Marie Watt, a citizen of the Seneca Nation and born in Seattle, Washington, is known for her textile works, particularly those that involve the use of reclaimed blankets. She sees blankets as universal objects that are present globally and as well as at every stage of life. From birth to death, we are surrounded by blankets. She uses them to tell stories and to create a common connection between viewers, herself, and humanity at large.
In this piece, Tear This Wall Down, Watt uses a grey blanket, with multicolored patches that are layered and stacked like bricks on a building. Running perpendicularly to the patches are lines of satin, with friendly colors of pinks, blues and oranges. The piece is large, about five feet tall and wide, making it hard to miss and one that pulls in the viewer. Watt explains on her website that while smaller works are “personal meditations,” larger works are commonly made in “sewing circles, public events in which anyone may participate.” She adds that the “fellowship and storytelling that takes place around the worktable is as important as the object that grows out of it.” With this focus on community connections, history and storytelling, Watt makes work that anyone can see themselves in and make connections.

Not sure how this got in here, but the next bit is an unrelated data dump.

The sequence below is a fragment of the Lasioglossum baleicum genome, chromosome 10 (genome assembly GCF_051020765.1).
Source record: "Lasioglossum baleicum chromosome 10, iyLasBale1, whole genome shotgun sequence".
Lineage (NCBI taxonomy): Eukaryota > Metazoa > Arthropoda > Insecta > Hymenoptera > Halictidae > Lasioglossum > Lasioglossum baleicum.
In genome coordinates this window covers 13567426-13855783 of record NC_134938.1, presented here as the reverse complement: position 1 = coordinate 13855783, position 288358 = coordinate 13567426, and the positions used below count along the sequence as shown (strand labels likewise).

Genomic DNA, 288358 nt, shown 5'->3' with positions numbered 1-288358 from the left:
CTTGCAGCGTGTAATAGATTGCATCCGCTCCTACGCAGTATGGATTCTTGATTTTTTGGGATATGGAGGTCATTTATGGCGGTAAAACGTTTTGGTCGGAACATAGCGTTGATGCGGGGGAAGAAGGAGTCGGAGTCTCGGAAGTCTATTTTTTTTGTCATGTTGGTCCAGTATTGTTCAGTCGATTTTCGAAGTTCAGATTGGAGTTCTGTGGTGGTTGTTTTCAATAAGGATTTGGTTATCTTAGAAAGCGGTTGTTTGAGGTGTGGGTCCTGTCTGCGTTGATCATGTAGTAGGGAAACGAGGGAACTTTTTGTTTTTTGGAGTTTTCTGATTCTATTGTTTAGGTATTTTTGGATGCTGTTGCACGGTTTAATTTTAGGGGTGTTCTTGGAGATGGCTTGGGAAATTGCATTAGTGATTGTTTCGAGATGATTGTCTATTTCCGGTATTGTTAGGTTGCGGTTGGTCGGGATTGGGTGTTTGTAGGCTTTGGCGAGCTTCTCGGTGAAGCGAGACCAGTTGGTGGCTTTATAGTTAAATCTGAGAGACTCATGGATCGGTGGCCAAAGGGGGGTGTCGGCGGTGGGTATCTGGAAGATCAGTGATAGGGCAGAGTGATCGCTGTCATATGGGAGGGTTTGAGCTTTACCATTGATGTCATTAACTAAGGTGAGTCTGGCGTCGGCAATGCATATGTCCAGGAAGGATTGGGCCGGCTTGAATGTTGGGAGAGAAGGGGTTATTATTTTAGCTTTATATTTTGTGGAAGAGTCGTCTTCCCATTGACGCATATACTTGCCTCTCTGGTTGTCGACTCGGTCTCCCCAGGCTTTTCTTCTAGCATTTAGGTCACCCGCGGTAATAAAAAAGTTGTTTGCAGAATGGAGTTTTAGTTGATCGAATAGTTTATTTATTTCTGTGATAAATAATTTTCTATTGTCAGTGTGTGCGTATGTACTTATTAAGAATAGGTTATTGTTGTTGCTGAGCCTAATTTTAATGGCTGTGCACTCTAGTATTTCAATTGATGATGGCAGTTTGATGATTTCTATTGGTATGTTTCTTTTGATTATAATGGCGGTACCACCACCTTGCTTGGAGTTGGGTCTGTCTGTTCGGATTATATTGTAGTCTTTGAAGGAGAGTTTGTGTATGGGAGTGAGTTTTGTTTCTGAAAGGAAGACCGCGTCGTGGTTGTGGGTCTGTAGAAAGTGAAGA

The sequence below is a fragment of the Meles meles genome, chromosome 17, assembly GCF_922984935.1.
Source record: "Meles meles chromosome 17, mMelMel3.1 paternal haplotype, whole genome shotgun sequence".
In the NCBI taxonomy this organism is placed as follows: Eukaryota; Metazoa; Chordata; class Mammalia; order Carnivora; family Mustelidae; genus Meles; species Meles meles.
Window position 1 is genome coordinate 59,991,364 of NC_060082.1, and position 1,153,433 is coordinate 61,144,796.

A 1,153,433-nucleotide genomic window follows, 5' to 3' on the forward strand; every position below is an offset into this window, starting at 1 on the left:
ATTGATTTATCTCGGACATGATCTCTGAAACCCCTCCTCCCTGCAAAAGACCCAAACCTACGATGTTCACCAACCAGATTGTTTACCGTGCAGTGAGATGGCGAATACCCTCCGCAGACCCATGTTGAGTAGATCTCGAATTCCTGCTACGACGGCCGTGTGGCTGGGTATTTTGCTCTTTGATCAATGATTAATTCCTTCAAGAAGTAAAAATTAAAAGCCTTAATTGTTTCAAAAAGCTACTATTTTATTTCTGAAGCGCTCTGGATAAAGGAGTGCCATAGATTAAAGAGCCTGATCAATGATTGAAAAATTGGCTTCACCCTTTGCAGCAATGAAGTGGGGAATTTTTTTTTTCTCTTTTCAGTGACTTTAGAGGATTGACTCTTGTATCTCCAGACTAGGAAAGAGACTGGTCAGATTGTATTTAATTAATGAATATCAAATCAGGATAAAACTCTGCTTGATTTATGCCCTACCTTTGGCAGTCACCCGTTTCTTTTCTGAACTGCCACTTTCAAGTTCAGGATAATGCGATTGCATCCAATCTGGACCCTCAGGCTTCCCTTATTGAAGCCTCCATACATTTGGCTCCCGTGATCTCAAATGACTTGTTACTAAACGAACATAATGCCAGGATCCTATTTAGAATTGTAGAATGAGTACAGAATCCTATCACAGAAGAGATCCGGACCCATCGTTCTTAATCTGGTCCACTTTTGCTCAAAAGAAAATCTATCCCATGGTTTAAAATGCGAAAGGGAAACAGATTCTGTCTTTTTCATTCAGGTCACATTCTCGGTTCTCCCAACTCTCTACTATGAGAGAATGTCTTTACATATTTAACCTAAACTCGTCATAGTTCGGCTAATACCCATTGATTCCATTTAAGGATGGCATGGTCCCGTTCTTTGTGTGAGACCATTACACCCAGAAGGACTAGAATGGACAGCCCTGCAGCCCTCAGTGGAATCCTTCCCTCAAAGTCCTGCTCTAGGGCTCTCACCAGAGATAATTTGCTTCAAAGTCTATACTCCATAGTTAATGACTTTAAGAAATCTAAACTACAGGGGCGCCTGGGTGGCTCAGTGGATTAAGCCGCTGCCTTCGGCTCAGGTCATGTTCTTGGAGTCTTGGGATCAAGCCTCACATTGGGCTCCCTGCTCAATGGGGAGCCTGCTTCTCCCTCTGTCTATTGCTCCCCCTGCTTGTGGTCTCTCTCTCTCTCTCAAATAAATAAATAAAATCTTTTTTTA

Marie Watt began her formal education at Willamette University, Salem, Oregon, and then pursued an associate of fine arts in museum studies from the Institute of American Indian Arts, Santa Fe. She earned an MFA from Yale University in 1996. Her work was awarded the Seattle Art Museum’s Betty Bowen Memorial Award in 2005, a Joan Mitchell Foundation Fellowship in 2006, and she was artist-in-residence at the Fabric Workshop in Philadelphia in 2008. Watt is currently the subject of a retrospective Marie Watt: Lodge organized by the Hallie Ford Museum of Art at Willamette University.